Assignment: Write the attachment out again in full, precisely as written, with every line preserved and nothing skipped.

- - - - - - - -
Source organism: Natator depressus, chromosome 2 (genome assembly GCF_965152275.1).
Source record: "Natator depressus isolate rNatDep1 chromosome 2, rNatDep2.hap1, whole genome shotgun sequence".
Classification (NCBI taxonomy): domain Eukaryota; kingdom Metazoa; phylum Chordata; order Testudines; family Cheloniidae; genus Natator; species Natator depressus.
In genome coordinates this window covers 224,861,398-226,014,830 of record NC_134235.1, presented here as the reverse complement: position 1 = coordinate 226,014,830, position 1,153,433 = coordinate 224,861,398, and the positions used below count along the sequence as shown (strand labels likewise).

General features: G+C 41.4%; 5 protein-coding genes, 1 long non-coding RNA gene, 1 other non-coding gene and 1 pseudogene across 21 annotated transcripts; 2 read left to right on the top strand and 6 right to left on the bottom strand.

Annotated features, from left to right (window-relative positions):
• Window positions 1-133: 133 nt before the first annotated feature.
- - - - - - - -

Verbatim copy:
Source organism: Natator depressus, chromosome 2 (genome assembly GCF_965152275.1).
Source record: "Natator depressus isolate rNatDep1 chromosome 2, rNatDep2.hap1, whole genome shotgun sequence".
Classification (NCBI taxonomy): domain Eukaryota; kingdom Metazoa; phylum Chordata; order Testudines; family Cheloniidae; genus Natator; species Natator depressus.
In genome coordinates this window covers 224,861,398-226,014,830 of record NC_134235.1, presented here as the reverse complement: position 1 = coordinate 226,014,830, position 1,153,433 = coordinate 224,861,398, and the positions used below count along the sequence as shown (strand labels likewise).

General features: G+C 41.4%; 5 protein-coding genes, 1 long non-coding RNA gene, 1 other non-coding gene and 1 pseudogene across 21 annotated transcripts; 2 read left to right on the top strand and 6 right to left on the bottom strand.

Annotated features, from left to right (window-relative positions):
• Window positions 1-133: 133 nt before the first annotated feature.